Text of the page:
Freelancers are known for having a passion for their craft and the ability to get the job done without bosses looking over their shoulders. But while talent and discipline are key elements, they are by no means the only ones needed for success.
“Many freelancers think that they will get to do what they love 100 percent of the time, but the opposite is almost true,” says Susie Ghahremani, a freelance illustrator from San Diego. “Since you are essentially running a one-person business, you have to be prepared to wear many hats.”
Adds Julie Heidelberg, owner of a public relations firm in Tampa, Fla., “In my world, there is an ‘I’ in ‘team’ — especially when you are the entire team. You’re the secretary, the accountant, the president, the janitor, the marketing rep … You do it all.”
Among the issues that come with the territory for freelancers:
Finding your own work
Freelancers are job seekers. They often spend time scouting job boards and niche websites for opportunities. They network within their field and outside of it, making anyone and everyone aware of what they have to offer. They get their name out there, by passing out business cards at conferences and setting up a website.
“Without marketing as a freelancer, you’re sunk,” says Darrell Gurney, a career coach and author of “Backdoor Job Search: Never Apply for a Job Again!” “Your paycheck depends on people hiring you. People hiring you depends on being known. Being known depends on finding interesting, innovative and incessant ways to connect with folks all the time.”
For many freelancers, self-promotion is challenging. Notes Amanda Lee Anderson, a Chicago-based freelance designer and Web developer, “I’m not always comfortable talking about myself and my work because I’m an introvert by nature, but that’s something I’ve had to really push myself to get better at since going freelance full-time. I need to be able to sound confident and be articulate about why I’m the one for the job.”
Organizing a business
From securing health insurance to making sure the printer has ink, freelancers are responsible for tasks often delegated to others in the workplace.
Some areas that a freelancer might need to read up on or get outside help with include:
- Taxes: home-office deductions, qualified business expenses, proper forms to file, estimated quarterly payments to avoid penalties.
- Legal: contracts, copyright, dealing with deadbeat clients.
- Finance: bookkeeping, accounting, invoicing, setting up a retirement account, monitoring inventory.
- Technology: backing up information, installing and operating software.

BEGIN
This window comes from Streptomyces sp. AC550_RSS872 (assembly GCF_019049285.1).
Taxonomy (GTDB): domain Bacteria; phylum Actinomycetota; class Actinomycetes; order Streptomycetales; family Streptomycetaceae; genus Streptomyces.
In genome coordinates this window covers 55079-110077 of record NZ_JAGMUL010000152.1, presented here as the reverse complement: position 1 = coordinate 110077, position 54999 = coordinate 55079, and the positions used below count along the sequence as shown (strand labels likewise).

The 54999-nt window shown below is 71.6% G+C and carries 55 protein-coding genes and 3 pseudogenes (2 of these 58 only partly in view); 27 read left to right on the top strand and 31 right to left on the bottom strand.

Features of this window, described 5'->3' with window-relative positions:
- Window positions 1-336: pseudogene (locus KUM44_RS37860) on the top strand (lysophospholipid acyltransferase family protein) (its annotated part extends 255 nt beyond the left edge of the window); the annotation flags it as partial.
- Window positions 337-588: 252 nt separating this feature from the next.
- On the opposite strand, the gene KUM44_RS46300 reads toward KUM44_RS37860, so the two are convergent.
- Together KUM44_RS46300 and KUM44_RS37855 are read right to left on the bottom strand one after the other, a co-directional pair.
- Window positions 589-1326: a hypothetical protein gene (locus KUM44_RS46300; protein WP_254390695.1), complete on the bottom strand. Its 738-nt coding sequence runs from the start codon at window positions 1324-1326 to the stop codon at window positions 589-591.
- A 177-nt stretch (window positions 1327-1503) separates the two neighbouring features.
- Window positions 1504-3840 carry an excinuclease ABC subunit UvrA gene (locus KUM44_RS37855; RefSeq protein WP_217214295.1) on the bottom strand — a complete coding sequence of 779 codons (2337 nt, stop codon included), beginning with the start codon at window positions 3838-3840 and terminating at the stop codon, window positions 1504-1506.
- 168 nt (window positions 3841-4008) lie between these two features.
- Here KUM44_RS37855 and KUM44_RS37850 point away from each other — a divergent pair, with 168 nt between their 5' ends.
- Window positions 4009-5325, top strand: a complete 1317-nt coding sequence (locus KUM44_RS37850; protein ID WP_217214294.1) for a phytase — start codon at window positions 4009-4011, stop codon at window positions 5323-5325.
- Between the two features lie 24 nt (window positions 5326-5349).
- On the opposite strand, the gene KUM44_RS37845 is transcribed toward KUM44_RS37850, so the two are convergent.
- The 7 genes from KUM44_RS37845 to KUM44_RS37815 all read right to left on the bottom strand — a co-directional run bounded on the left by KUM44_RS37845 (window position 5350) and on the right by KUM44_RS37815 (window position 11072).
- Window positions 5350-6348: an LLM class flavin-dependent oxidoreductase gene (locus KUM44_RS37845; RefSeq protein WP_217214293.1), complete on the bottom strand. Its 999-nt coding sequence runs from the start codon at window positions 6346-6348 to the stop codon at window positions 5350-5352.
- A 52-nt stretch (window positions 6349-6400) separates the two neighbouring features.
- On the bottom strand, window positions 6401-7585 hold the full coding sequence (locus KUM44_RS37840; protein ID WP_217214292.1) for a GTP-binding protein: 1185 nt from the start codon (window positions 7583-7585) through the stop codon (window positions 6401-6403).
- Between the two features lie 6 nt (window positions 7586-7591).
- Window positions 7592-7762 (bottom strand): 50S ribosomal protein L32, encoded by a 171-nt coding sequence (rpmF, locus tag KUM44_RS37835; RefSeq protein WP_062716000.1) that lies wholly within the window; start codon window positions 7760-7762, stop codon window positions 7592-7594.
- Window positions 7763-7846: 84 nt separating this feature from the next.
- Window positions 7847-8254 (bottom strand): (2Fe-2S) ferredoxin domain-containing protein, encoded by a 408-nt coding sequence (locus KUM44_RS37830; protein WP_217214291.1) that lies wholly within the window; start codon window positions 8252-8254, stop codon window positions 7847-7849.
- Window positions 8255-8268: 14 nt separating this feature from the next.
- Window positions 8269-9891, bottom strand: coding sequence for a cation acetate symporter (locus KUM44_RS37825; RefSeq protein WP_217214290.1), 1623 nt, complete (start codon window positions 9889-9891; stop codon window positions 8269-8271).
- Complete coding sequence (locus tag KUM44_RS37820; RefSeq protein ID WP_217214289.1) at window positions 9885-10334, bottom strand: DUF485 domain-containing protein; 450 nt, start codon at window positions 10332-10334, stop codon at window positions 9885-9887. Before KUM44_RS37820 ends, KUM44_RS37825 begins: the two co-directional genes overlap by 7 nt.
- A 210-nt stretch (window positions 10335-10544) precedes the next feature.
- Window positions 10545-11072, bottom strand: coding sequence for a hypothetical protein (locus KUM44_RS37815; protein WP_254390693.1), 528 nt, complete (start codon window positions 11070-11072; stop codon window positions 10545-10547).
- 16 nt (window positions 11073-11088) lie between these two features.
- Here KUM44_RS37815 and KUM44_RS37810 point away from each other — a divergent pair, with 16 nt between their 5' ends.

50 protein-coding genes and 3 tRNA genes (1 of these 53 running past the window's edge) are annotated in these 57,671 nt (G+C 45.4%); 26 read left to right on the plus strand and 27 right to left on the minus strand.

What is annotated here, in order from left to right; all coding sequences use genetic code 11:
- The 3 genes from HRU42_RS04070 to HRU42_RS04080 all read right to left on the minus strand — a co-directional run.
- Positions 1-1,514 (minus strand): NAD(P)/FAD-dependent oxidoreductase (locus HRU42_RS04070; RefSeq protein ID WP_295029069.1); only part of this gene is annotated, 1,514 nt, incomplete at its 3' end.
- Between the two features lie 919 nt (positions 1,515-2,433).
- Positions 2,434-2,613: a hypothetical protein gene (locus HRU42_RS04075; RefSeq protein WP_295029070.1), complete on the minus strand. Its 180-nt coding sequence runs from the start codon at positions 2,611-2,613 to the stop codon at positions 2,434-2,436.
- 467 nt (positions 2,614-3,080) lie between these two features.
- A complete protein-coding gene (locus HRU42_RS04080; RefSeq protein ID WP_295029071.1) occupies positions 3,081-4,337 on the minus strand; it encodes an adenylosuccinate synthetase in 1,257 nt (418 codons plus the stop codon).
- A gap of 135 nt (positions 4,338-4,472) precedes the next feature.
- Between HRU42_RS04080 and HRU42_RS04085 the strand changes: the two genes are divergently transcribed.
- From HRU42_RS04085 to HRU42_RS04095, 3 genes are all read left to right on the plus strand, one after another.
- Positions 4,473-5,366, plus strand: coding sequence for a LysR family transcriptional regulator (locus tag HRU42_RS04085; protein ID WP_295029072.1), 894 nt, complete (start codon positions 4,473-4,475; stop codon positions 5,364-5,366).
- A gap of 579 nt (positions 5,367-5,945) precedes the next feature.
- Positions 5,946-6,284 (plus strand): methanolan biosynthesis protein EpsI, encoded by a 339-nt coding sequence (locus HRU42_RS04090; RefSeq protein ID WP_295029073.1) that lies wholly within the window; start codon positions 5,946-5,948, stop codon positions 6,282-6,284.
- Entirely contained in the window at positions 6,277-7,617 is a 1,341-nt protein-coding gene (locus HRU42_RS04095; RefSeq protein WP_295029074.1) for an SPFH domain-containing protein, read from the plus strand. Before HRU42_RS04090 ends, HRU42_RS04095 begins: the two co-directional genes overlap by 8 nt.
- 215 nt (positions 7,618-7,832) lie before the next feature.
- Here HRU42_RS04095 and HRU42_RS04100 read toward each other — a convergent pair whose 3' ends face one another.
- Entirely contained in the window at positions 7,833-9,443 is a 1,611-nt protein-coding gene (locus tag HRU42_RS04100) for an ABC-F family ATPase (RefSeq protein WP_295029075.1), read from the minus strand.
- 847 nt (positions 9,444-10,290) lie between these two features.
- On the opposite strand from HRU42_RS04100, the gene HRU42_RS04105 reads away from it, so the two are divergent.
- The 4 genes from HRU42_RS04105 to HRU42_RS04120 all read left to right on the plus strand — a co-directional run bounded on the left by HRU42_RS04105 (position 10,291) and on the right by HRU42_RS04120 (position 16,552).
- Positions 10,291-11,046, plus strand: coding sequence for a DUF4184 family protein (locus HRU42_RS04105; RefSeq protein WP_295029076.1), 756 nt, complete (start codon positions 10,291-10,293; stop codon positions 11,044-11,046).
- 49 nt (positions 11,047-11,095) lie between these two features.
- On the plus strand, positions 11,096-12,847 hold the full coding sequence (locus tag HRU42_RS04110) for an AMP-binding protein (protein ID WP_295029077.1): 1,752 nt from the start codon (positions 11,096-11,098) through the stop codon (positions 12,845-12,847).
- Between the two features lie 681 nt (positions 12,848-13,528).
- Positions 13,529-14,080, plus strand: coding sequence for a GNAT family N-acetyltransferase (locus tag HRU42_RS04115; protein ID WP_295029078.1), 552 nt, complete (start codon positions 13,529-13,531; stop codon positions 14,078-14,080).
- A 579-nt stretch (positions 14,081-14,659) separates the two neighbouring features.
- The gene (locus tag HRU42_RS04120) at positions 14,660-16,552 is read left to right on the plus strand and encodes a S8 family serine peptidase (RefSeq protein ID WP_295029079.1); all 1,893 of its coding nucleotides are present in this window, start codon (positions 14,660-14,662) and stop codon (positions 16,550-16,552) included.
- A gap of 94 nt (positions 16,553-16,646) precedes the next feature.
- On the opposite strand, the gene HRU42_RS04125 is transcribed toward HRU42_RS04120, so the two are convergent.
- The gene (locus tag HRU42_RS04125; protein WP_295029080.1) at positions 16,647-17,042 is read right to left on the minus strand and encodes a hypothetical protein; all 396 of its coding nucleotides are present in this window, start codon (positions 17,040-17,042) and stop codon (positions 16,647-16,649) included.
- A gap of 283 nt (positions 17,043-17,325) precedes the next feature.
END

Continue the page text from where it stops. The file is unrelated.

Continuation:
- Continuing education: staying on top of industry trends, updating skills.
Securing space and time to work
While much of the appeal of freelancing is a flexible schedule, the bottom line is that work needs to get done. This may involve making sure the kids understand what it means when the door to the den is closed, establishing a corner of a room solely as your territory or heading to the local library.
“The majority of people do not understand that freelancing is a job, not just a hobby that allows you to stay home in your yoga pants,” says freelance writer Cynthia Drake of Mount Pleasant, Mich. “You’ll need to educate your friends and family by maintaining a fairly strict schedule, even if it means frequently saying ‘no’ to requests for coffee dates and favors since ‘you’re at home anyway.'”
But there is also a flip side — keeping your work life from overwhelming your non-work life. As career information author Laurence Shatkin cautions, “Because your income depends on the amount of work you get, you face a constant temptation to put in just a few more hours, to check your email a few more times during the evening and to take on one more project because you don’t know whether you’ll have any luck next month.”
Finding inner strength
Finally, it is important to remember that freelancing is not easy. New freelancers and veterans alike report moments of doubt when they wonder if they have what it takes to handle the challenges.
“What I really think it takes [to be successful] is a lot of inner strength,” says Kristen Fischer, author of “Creatively Self-Employed: How Writers and Artists Deal with Career Ups and Downs.” “You need a lot of strength to follow your inner compass while also being practical and being able to make the bills. You need to have that strength so you can continue when you ‘break up’ with a client, get frustrated when you realize you’re not treated as well as employees or when you have to politely ask [again] for that check to be sent.”
And if you discover freelancing isn’t your calling, you need to have the strength to choose a new path.
By Beth Braccio Hering, Special to CareerBuilder